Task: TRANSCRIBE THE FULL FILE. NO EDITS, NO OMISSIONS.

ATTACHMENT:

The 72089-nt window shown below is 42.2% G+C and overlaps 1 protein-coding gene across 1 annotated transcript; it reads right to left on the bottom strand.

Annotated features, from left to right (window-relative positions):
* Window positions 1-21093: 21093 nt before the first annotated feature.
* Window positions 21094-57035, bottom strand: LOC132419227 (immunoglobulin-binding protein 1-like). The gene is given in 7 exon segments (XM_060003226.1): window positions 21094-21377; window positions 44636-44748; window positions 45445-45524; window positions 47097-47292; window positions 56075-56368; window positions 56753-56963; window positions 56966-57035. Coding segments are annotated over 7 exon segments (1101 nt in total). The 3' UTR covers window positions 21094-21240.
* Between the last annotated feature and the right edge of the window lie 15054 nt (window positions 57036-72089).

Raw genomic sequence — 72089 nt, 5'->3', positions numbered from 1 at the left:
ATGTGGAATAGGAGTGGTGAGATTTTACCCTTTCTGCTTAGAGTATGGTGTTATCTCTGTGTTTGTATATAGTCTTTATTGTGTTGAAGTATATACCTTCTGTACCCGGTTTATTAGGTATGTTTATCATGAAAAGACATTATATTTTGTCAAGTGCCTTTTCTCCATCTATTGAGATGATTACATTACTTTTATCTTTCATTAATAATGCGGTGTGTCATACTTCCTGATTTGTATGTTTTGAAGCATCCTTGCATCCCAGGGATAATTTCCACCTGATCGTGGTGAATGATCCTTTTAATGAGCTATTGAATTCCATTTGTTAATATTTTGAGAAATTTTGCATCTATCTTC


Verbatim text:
The 72089-nt window shown below is 42.2% G+C and overlaps 1 protein-coding gene across 1 annotated transcript; it reads right to left on the bottom strand.

Annotated features, from left to right (window-relative positions):
* Window positions 1-21093: 21093 nt before the first annotated feature.
* Window positions 21094-57035, bottom strand: LOC132419227 (immunoglobulin-binding protein 1-like). The gene is given in 7 exon segments (XM_060003226.1): window positions 21094-21377; window positions 44636-44748; window positions 45445-45524; window positions 47097-47292; window positions 56075-56368; window positions 56753-56963; window positions 56966-57035. Coding segments are annotated over 7 exon segments (1101 nt in total). The 3' UTR covers window positions 21094-21240.
* Between the last annotated feature and the right edge of the window lie 15054 nt (window positions 57036-72089).

Raw genomic sequence — 72089 nt, 5'->3', positions numbered from 1 at the left:
ATGTGGAATAGGAGTGGTGAGATTTTACCCTTTCTGCTTAGAGTATGGTGTTATCTCTGTGTTTGTATATAGTCTTTATTGTGTTGAAGTATATACCTTCTGTACCCGGTTTATTAGGTATGTTTATCATGAAAAGACATTATATTTTGTCAAGTGCCTTTTCTCCATCTATTGAGATGATTACATTACTTTTATCTTTCATTAATAATGCGGTGTGTCATACTTCCTGATTTGTATGTTTTGAAGCATCCTTGCATCCCAGGGATAATTTCCACCTGATCGTGGTGAATGATCCTTTTAATGAGCTATTGAATTCCATTTGTTAATATTTTGAGAAATTTTGCATCTATCTTC